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A world away from Oldham’s metropolitan challenges, Rutland, England’s smallest county, has gambled on growth.
The Conservative-run council has bought a riot-scarred prison and invested £3m turning it into a business park. Already at more than 96 per cent occupancy less than two years after opening, the council estimates it will eventually generate about £200,000 a year in rent and business rates, relieving some of the budgetary pressures and creating employment to bolster the local economy.
Many of the business units retain the original bars and doors while razor wire, largely removed, has been retained in one part of the prison for the delectation of film and television companies, which frequently visit.
Almost all the tenants unpromptedly credit the council’s efforts for their decision to locate here. Most crack jokes about the unrivalled security on offer.
The council, says chief executive Helen Briggs, is now focused on income generation as much as on finding cuts.
She cites its decision to step into the vacuum left by commercial providers, by investing £1.67m into ensuring the county has near-universal broadband coverage.
Already it has seen evidence that local businesses are choosing to expand in Rutland rather than 50 miles away in Cambridge. “We have been very much driven towards trying to support our economy where we can,” says Terry King, deputy leader of Rutland county council.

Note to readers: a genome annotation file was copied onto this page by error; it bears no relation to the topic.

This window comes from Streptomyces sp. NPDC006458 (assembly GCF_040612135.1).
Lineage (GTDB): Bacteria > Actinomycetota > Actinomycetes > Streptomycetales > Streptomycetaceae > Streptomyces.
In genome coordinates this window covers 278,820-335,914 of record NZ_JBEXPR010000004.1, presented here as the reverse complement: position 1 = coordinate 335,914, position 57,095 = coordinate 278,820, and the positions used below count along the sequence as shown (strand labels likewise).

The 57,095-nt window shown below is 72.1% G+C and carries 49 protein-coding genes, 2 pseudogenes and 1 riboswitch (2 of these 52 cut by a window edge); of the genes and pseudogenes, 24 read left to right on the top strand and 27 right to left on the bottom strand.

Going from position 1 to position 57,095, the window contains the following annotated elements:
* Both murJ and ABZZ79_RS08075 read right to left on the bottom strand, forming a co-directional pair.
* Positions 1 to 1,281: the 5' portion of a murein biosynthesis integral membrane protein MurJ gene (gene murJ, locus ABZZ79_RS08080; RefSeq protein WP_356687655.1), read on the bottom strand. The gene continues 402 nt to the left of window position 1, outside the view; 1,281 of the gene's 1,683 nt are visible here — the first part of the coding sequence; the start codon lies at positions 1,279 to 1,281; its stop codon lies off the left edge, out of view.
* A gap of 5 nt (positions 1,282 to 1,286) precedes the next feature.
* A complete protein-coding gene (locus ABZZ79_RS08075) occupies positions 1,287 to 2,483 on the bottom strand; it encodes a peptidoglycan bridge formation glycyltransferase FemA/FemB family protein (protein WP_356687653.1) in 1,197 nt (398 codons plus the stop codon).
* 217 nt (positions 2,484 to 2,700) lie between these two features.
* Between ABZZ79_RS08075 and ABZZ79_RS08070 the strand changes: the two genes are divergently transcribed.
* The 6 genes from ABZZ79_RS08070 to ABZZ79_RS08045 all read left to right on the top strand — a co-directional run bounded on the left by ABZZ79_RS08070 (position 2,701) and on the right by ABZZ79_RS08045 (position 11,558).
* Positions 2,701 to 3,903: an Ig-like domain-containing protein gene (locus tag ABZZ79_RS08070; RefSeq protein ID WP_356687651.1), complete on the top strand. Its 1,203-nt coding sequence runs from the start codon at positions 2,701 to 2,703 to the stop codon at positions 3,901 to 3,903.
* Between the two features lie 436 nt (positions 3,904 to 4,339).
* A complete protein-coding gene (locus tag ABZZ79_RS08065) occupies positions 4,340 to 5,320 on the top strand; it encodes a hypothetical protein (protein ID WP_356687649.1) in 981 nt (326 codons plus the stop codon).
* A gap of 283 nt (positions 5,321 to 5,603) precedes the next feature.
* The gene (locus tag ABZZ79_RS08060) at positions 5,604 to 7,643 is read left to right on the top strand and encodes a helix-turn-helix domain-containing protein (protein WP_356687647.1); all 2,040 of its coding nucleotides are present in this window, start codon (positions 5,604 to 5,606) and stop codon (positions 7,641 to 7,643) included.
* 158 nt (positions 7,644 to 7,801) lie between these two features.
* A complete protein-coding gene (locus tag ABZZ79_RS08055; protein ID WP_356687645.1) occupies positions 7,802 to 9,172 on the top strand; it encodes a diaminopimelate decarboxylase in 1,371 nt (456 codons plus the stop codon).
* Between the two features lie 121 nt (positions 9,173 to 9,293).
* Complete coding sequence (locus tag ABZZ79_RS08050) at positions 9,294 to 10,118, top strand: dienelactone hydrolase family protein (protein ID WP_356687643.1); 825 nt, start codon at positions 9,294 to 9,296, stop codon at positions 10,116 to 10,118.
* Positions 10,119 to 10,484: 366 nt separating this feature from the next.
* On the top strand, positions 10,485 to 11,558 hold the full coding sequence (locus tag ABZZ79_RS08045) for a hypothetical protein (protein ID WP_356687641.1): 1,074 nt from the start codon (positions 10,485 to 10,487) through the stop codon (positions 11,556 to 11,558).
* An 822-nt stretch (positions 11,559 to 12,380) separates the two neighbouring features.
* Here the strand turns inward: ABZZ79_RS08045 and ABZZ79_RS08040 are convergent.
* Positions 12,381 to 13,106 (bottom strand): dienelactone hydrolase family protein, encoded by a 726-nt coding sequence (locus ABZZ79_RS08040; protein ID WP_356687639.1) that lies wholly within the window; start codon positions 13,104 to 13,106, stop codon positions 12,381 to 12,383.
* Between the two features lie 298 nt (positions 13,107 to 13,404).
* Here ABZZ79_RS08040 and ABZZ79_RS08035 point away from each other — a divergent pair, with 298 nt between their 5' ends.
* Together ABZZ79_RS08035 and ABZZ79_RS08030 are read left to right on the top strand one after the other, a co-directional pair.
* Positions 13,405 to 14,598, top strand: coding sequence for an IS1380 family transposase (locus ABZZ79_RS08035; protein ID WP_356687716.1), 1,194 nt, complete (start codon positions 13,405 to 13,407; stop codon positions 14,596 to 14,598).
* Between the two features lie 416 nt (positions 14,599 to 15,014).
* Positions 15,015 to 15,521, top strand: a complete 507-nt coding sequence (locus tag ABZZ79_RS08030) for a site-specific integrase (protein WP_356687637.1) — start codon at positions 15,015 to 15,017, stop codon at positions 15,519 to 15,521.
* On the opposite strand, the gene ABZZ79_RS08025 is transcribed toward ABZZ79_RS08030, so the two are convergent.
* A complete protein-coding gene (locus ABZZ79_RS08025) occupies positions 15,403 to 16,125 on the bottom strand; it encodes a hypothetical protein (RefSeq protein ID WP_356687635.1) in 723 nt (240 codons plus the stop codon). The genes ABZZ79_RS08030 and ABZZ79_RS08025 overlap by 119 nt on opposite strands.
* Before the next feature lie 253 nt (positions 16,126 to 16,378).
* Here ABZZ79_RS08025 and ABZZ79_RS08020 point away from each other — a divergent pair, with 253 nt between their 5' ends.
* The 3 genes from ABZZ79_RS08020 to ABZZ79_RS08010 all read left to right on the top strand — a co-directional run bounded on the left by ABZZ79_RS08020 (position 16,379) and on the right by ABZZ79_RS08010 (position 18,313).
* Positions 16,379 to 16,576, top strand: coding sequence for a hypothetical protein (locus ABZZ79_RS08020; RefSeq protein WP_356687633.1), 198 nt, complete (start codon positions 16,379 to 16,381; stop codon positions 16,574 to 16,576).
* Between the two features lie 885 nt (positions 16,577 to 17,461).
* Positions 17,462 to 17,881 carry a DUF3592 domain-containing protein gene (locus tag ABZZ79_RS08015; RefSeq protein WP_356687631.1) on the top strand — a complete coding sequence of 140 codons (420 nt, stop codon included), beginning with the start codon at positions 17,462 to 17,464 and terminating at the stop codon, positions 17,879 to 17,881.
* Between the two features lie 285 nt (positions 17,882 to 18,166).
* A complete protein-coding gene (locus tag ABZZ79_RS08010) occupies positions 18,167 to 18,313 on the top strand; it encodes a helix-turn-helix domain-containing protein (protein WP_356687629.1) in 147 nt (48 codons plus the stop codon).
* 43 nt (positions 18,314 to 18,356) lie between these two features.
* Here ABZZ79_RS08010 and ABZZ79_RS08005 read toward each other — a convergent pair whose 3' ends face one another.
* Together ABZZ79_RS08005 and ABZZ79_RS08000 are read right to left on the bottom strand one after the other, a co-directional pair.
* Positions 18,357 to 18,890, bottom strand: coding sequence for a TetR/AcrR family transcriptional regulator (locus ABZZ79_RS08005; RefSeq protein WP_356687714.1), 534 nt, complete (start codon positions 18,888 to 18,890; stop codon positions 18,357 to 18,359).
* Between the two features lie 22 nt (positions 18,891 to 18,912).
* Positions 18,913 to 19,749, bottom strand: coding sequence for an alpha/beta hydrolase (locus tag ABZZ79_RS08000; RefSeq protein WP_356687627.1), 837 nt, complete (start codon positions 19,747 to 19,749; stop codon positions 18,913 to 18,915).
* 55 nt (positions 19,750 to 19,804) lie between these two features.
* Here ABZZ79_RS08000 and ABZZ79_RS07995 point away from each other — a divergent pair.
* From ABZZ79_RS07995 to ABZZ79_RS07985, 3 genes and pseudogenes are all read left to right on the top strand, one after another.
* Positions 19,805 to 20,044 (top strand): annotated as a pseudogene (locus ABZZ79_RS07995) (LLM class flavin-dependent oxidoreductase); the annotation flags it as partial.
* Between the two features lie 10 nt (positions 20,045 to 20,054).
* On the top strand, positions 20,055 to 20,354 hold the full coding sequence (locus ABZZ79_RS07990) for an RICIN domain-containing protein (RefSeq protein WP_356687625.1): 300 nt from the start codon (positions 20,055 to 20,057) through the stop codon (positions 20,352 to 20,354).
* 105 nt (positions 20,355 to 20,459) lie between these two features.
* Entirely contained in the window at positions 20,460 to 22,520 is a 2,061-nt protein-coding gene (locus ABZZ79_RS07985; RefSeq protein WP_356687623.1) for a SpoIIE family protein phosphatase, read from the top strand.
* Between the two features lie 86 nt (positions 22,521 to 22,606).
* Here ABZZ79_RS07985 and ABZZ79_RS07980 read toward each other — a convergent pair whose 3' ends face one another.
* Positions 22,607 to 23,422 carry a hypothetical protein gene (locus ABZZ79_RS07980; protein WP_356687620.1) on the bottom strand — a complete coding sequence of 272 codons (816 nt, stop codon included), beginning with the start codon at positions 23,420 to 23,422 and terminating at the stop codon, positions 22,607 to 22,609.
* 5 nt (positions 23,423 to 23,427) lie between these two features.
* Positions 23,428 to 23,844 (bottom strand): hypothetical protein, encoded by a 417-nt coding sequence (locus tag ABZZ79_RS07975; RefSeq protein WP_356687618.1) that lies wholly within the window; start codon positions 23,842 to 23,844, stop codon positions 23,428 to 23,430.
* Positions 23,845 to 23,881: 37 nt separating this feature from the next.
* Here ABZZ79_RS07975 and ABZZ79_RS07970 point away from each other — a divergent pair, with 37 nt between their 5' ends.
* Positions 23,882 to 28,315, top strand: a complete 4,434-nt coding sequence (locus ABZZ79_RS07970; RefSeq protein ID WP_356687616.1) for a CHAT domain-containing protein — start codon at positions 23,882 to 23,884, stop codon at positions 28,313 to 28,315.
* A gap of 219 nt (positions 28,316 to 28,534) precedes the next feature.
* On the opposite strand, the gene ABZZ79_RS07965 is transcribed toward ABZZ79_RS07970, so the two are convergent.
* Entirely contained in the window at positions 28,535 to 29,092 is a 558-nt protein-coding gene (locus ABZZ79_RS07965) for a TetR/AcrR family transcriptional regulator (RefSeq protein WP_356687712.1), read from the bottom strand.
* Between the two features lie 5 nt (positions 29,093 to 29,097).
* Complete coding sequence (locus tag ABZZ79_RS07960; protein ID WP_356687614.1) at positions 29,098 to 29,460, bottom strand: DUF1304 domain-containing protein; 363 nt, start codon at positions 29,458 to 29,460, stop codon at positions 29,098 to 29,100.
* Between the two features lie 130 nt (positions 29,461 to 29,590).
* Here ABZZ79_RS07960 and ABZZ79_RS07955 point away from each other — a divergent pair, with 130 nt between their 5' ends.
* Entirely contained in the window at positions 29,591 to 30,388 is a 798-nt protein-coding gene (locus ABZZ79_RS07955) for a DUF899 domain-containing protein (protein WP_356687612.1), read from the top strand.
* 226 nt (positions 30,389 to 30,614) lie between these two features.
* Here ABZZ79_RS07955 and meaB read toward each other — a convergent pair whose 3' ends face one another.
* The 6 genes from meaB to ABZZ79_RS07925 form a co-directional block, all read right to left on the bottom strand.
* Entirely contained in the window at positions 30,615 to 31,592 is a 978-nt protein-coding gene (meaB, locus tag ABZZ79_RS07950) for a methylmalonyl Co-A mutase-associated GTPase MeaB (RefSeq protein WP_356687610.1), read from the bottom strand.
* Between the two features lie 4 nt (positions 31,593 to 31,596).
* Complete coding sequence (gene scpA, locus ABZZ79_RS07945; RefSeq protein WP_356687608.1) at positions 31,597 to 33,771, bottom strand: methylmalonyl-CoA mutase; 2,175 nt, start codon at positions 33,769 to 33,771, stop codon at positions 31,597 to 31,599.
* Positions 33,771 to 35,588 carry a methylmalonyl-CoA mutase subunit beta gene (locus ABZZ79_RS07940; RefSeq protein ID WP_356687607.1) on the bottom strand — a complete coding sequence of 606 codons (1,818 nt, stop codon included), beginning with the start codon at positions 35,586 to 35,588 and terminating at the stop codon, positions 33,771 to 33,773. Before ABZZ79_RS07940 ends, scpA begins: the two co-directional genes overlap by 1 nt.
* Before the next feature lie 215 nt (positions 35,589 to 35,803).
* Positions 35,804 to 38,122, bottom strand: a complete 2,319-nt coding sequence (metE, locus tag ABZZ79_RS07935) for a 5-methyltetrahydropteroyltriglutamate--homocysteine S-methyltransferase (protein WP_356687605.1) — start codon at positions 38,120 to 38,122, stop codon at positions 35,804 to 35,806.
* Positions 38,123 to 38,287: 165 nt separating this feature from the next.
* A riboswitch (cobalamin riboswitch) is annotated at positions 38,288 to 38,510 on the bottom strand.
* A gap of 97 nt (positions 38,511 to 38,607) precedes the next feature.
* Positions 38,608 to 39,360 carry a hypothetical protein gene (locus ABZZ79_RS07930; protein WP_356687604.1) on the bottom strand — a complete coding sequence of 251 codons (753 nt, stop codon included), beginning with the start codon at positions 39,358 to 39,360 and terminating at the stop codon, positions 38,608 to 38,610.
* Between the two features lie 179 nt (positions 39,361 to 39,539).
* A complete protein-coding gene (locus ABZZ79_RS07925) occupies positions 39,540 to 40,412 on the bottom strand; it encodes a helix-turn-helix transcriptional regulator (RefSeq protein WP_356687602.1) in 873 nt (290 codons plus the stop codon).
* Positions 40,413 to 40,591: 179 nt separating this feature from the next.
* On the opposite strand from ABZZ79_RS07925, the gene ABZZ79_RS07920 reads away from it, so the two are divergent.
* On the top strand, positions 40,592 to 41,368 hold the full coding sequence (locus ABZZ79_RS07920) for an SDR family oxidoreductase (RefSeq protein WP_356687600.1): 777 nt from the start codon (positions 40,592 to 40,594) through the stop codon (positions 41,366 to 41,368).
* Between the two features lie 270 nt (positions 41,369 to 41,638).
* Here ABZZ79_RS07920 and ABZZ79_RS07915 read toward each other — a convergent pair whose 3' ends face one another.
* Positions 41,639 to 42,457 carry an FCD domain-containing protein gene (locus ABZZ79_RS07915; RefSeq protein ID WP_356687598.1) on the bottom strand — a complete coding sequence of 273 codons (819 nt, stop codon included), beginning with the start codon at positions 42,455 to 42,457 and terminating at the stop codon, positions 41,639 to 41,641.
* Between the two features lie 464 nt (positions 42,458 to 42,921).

Rutland exemplifies the trend among local authorities to share services with other authorities to reduce costs. Peterborough council, for example, provides both trading standards and legal services. Rutland, in turn, provides services for some of its neighbours.
By and large local people in this relatively affluent area have been realistic about the need for savings and happy to donate their own labour to keep services going.
Mr King says: “In nearly every instance where we’ve looked to reduce library opening hours, volunteers have stepped in . . . without a battle royal. The community’s worked with us on trying to solve those problems and recognise the issues.”
The council increasingly views the charitable sector as a key partner in delivering public services and has hired a network of salaried “community agents” to help co-ordinate provision and encourage voluntary effort.
A principal aim is to provide support to help people remain in their own homes, relieving pressure on both the NHS and adult social care budgets.
This is not, emphasises Ms Briggs, “about us trying to replace statutory functions with volunteers . . . It is about how we can use the voluntary and community sector [through] commissioning services from them. She adds, however, that there are “some things they will continue to do on a voluntary basis that will fit hand and glove with the services that they will be commissioned to provide by us”.
The community response is symbolised by what has happened in Ketton, where both the library and the GP surgery were threatened with closure. The solution, after a campaign by local people, was to bring them together in a single building.
Now a librarian and receptionist preside over their separate counters, dispensing prescriptions and books within 10 feet of one another.
Anne McQuistan, a local resident who set up the petition that helped to save both surgery and library, is delighted by the new arrangement, which she describes as “more friendly”. Ms McQuistan is clear that the budget cuts that have spawned it were needed. “We have to cut our coat to fit our cloth,” she says.
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